Data & Privacy: How Safe Are Apps?
TOPIC: General studies 2
- Government policies and interventions for development in various sectors and issues arising out of their design and implementation.
- Welfare schemes for vulnerable sections of the population by the Centre and States and the performance of these schemes; mechanisms, laws, institutions and bodies constituted for the protection and betterment of these vulnerable sections
In News: Faceapp, an image-editing app has caught the imagination of everyone from New York to Sydney; from Brussels to Chennai and beyond. There are millions of people, including several in India, who are transforming their current photo, using the apps age filter to see what they will look like when they are old. And these people are also sharing these photos on social media. The problem, however, is that just with any other app that uses personal data such as a photo, there are privacy concerns around FaceApp.
A number of people have raised concerns, including a US senator who wants the app investigated by the FBI for possible data misuse.
The primary issue seems to be a clause in the terms and conditions of FaceApp. This clause says users give FaceApp “a perpetual, irrevocable, nonexclusive, royalty-free, worldwide, fully-paid, transferable sub-licensable license” to use photos they upload. Similar fears were raised when the trend of #10yearchallenge went viral on Facebook in January this year. In this people uploaded their photos from 10 years earlier to show how they changed.
Especially since FaceApp do not require users to log and 99 per cent don’t (as per data by FaceApp), there is no way to relate which photo belongs to whom. In short, there is no way to identify a person. So this can be classified as anonymised data used for training machine learning algorithms, but of very limited use otherwise.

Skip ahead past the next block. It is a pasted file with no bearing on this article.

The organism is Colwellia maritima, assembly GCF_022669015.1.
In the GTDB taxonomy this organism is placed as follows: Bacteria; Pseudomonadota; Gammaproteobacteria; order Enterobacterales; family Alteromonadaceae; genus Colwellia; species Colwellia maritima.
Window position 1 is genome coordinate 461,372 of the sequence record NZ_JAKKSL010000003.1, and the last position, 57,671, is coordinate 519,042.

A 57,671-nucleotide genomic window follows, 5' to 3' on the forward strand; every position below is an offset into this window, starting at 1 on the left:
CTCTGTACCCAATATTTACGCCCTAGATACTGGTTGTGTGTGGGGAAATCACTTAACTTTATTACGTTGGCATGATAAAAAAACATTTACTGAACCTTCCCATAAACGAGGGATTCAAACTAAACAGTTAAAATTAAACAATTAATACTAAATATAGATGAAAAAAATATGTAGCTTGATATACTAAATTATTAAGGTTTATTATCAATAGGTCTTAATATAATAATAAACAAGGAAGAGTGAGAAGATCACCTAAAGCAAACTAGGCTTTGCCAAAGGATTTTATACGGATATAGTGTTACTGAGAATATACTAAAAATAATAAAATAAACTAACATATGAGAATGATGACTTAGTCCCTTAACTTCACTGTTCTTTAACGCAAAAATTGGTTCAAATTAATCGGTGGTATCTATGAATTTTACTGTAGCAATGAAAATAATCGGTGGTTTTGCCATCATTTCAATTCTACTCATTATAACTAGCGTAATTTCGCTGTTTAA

What is more worrying is that the app uploads pictures to the cloud rather than storing locally, which according to the company helps with the performance and traffic. FaceApp said in a statement that “most” images are deleted from their servers within 48 hours of upload, though there is no clarity on whether photos are deleted from the AWS and Google Cloud that the company uses as well. However, there are other apps that do the same to overcome the lack of processing power in certain devices.
The looming question of data privacy
More and more people and organisations are online, leaving digital footprints every step of the way. Taken together, this data trail is a much sought-after commodity, monetised by businesses. It can also prove to be destructive in the wrong hands. Individuals, organisations and the government scramble to safeguard personal data and privacy in the age of the internet.
Case 1: The issue of privacy breach came to light once again when Union minister for road transport and highways Nitin Gadkari stated in response to a question in the Rajya Sabha on July 10 that the government had given 87 private companies and 32 government entities access to the ministry’s Vahan (vehicle registration) and Sarathi (driving licence) database for a sum of ₹65 crore.
Case 2: Early in March this year, cybersecurity researcher Bob Diachenko from Germany discovered that over 12.5 million Indian women’s medical records were available online without a password. Despite being alerted, the ministry of health and family welfare took its time to get CERT (Computer Emergency Response Team), the country’s nodal agency for cybersecurity, to fix the issue. Details related to ultrasound scans, pregnancy complications and abortions, among others, were on view for three whole weeks, in a major breach of privacy and doctor-patient confidentiality.